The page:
Uttlesford District Council turn down fixed price taxi fares
A SCHEME to introduce fixed taxi fares in order to protect drivers who often feel “unsafe” and “threatened” at work has been turned down.
Some cabbies in Uttlesford want standardised fares because the current system is causing mistrust amongst passengers who are paying one fare one day and a completely different one the next – for the same journey.
Steve Alsford, who runs four Hackney Carriages throughout day and night shifts, including regular stints to and from train stations and pubs, says that drivers are often faced with angry reactions.
“From the public’s point of view the fares are inconsistent and this is promoting mistrust in taxi drivers,” he said. “They are being questioned when someone is asked to pay more than they did for the same journey on a different occasion. It causes unnecessary friction and people feel like they are being ripped off.
“It can lead to an unsafe and uncomfortable situation where taxi drivers feel threatened. At least with fixed prices people know what they are going to get.”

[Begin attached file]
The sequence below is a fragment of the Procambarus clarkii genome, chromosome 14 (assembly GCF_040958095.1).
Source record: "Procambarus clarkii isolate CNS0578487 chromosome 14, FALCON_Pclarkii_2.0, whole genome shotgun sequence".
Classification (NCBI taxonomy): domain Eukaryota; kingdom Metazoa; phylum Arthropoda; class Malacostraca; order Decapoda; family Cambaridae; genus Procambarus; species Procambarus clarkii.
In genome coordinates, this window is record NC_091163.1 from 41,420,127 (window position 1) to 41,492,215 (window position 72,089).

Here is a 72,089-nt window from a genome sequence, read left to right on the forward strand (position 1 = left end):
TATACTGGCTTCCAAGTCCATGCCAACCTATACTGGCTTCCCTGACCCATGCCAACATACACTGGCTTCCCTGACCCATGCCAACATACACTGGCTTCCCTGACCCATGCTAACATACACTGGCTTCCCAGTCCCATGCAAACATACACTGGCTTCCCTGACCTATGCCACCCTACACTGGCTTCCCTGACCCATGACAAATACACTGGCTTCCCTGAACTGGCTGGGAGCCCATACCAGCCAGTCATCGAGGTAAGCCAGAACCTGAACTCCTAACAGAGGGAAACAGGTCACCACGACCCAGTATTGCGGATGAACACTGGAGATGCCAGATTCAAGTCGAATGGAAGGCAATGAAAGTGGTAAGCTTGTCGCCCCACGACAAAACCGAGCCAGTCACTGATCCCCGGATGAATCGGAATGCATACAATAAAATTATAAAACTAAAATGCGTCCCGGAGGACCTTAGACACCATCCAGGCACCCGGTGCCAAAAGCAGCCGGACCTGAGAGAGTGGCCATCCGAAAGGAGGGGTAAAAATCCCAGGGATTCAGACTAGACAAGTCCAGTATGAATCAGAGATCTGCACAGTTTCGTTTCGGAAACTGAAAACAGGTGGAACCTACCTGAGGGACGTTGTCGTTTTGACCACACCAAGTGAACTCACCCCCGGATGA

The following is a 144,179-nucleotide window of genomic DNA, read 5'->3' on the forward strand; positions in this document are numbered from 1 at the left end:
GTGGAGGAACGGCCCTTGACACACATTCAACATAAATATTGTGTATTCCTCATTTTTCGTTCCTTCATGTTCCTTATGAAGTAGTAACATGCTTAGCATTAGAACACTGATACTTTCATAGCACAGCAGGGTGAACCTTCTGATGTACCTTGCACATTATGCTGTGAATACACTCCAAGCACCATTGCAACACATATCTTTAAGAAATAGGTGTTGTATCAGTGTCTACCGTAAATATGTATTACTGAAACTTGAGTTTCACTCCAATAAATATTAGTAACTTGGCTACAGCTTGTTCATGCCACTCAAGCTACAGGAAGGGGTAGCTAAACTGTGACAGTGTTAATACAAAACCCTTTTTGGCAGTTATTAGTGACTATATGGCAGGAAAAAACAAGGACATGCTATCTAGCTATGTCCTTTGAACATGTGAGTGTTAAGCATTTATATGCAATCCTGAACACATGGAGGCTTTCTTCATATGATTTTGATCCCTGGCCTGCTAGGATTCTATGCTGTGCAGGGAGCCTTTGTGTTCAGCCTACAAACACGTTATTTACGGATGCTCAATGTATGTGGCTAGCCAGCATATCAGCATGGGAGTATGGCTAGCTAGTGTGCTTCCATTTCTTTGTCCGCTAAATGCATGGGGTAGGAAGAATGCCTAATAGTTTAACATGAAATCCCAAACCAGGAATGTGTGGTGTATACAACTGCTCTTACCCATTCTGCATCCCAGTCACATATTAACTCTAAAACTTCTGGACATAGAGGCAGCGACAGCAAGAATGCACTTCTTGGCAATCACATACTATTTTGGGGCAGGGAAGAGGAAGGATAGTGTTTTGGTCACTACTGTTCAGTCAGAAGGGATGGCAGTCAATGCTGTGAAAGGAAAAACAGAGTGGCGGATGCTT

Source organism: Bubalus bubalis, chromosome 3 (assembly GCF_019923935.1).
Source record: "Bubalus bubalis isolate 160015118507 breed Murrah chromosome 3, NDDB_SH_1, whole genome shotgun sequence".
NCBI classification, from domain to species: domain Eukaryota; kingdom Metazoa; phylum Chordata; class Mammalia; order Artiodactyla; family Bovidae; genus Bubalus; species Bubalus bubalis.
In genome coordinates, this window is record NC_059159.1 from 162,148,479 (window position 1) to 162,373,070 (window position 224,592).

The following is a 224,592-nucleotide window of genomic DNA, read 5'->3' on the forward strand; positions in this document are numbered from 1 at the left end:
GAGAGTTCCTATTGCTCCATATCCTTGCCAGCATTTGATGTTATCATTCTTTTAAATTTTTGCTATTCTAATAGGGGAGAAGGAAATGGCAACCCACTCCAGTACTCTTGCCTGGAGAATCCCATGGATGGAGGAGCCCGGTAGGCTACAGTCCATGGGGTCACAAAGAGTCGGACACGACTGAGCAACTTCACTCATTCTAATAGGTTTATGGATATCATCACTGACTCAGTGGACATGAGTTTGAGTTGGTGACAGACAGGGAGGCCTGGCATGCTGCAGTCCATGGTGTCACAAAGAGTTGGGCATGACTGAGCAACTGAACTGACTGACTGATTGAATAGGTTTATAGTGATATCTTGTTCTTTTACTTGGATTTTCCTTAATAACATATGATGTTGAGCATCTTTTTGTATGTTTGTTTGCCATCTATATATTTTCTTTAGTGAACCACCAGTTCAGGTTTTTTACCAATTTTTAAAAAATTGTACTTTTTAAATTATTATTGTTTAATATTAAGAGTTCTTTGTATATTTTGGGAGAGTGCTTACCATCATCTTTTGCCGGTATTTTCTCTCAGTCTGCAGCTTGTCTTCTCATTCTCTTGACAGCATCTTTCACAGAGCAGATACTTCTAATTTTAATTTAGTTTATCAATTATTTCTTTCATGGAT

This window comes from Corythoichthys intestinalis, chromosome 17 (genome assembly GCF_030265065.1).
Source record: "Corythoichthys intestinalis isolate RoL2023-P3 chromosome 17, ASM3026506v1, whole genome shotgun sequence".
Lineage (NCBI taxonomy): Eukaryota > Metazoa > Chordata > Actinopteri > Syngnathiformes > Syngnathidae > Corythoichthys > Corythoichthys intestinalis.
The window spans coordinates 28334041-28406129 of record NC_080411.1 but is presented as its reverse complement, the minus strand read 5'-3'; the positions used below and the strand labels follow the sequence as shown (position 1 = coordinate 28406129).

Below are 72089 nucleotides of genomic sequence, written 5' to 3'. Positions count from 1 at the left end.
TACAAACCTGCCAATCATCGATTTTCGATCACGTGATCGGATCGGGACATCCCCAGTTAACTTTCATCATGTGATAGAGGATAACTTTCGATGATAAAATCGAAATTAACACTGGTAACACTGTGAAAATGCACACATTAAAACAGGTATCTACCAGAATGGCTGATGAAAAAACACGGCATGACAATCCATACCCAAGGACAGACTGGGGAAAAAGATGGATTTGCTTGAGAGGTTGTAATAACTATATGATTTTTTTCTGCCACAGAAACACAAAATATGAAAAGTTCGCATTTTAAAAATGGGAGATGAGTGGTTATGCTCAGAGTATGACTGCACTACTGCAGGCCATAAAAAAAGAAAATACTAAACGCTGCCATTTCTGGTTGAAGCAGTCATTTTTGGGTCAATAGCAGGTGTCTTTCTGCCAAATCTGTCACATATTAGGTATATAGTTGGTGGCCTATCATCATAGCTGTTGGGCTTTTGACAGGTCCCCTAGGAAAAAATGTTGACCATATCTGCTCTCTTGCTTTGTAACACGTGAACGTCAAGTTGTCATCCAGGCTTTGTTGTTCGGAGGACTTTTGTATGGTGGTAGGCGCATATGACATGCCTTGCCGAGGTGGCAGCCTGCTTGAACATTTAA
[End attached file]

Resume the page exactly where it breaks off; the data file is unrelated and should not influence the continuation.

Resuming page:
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Currently, the district council’s licensing committee sets maximum fares only, in agreement with the Uttlesford Licensed Operators and Drivers Association (ULODA). Drivers are then free to set lower prices after negotiating with customers or by giving discounted journeys.
The licensing committee said that promoting a free market was too important in the interests of customers. They agreed to raise the maximum fare but not standardise it.
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Cllr Janice Loughlin said: “We cannot have a taxi driver cartel, this would take away freedom of trade and free enterprise. We would be stopping competition completely.
“I appreciate that different fares cause confusion sometimes, but passengers can see a chart in the car with maximum fares. If they negotiate a better deal then that is just good business.”
Licensing committee chairman Cllr Eric Hicks agreed. “We are not in a position to tell drivers that they cannot charge a lower rate,” he said.
“We have to give them that opportunity.”
A five per cent rise (20p extra for the first mile and 11p per extra mile) in maximum fares was agreed, mainly to balance fuel costs.
ULODA chairman Barry Drinkwater said: “Vehicle running costs have increased and we have all suffered in the past 12 months since the last increase in fares. This is a welcome decision from the council.”
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